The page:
Re: [rtcweb] Consensus call regarding media security

Basil Mohamed Gohar <> Wed, 28 March 2012 21:08 UTC

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Date: Wed, 28 Mar 2012 17:08:03 -0400
From: Basil Mohamed Gohar <>
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Subject: Re: [rtcweb] Consensus call regarding media security
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On 03/28/2012 04:41 PM, Roman Shpount wrote:
> My main objection is that if an application developer does not take
> care to develop a secure application, nothing you can do on the
> standard side will make it a secure application. If I am building a
> public voice blog that records a voice message that anybody can listen
> to on the web site security is not needed. My assumption is that a
> fair number of applications would be like this. So for such
> applications this is an unnecessary feature.
> WebRTC will not exist in vacuum. It will communicate with other
> systems. It is not limited to old SIP devices. It can be something new
> like server side speech recognition that is integrated with web
> application. For such application extra code and interop requirements
> to support security will represent a real and significant cost. Any
> requirement, unless absolutely necessary will create barriers to entry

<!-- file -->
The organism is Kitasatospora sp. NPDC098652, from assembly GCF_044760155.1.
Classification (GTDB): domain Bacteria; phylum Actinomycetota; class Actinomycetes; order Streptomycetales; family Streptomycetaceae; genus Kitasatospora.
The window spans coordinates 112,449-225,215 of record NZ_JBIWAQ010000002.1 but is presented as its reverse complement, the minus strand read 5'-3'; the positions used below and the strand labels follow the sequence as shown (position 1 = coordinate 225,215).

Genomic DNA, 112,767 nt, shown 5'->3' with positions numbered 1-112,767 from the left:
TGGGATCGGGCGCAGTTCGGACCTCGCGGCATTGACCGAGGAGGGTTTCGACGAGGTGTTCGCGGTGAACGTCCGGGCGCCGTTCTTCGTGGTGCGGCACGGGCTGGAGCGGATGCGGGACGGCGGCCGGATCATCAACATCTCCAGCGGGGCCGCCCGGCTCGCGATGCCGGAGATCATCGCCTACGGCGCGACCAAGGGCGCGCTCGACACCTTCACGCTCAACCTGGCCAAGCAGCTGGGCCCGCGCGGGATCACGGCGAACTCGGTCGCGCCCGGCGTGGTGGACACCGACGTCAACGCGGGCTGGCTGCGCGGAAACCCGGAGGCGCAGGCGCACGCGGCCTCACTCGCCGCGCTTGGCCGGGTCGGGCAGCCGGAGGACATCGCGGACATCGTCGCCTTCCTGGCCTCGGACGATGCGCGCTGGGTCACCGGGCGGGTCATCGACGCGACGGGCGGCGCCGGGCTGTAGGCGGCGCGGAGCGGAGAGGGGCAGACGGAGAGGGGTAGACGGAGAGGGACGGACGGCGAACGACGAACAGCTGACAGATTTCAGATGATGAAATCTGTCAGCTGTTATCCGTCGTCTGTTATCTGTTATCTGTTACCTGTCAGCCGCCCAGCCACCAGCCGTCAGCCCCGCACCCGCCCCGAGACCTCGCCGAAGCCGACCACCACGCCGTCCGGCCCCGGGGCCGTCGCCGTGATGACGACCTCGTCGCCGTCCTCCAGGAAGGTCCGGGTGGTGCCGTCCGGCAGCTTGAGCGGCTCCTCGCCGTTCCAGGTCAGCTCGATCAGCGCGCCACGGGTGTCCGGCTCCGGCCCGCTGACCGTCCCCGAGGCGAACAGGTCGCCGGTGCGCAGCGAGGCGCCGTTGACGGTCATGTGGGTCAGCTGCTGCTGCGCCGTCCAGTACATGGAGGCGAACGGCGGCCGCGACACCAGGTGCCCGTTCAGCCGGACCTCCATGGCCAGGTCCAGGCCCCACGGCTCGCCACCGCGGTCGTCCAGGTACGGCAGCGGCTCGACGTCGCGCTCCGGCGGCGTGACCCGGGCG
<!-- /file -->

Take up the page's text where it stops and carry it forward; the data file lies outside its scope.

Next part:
> for new applications. I would like to avoid as many of those as
> possible. 
> _____________
> Roman Shpount

You make a lot of good points.  However, the inverse is true as well -
namely, that is if encryption is not mandated, most implementations will
likely leave it out, and adoption of secured communications would be
stifled even longer.  I cannot speak about the implementation
difficulties, but I can speak from the user side that most people will
remain ignorant of the underlying technology and not know enough to
demand nor enable a feature if it is optional to implement and/or use.

As WebRTC is a new standard, requiring encryption will ensure that, at
least going forward, the important concept of encryption is widely
adopted correctly from the beginning.  Tacking it on later, no matter
how much it is emphasized, will be difficult or impossible.

The scope of WebRTC is broad enough to consider that we need to think
about what's best going forward with regards to its implementation. 
Security by default is one of the best practices in general, the support
from the browser community and others that are behind it will definitely
ensure that adoption is widespread enough to make it easy enough to
integrate into existing systems, as free software solutions will become
available shortly after the standard emerges.